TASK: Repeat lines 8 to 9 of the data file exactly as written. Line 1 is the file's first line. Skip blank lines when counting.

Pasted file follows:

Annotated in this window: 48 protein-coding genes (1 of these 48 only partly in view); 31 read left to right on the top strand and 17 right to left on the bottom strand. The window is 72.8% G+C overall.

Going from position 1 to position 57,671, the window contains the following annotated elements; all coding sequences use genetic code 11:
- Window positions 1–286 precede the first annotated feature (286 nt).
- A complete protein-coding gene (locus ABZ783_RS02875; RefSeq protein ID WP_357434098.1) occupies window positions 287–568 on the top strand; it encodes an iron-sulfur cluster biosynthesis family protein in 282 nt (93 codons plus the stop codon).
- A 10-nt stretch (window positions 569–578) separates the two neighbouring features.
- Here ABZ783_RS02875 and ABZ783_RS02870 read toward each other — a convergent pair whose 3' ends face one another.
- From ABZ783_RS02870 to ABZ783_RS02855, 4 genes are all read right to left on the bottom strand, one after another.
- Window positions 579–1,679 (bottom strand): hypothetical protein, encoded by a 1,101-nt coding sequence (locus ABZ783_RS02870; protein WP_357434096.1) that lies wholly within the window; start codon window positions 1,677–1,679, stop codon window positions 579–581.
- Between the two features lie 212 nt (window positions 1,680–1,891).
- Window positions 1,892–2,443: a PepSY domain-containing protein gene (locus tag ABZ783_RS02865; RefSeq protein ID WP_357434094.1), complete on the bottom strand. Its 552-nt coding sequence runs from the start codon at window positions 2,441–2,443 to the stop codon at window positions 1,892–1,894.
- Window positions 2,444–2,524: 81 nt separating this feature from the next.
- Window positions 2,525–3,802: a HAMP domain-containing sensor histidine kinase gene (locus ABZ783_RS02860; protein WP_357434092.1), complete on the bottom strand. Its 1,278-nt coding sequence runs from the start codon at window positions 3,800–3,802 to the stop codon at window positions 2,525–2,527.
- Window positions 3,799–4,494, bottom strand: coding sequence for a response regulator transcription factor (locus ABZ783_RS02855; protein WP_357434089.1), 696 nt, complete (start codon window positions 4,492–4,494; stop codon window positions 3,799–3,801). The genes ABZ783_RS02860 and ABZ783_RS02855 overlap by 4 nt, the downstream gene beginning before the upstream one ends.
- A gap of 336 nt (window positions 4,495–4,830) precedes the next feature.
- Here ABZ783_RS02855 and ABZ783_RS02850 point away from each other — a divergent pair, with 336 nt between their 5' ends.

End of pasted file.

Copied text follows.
- Window positions 579–1,679 (bottom strand): hypothetical protein, encoded by a 1,101-nt coding sequence (locus ABZ783_RS02870; protein WP_357434096.1) that lies wholly within the window; start codon window positions 1,677–1,679, stop codon window positions 579–581.
- Between the two features lie 212 nt (window positions 1,680–1,891).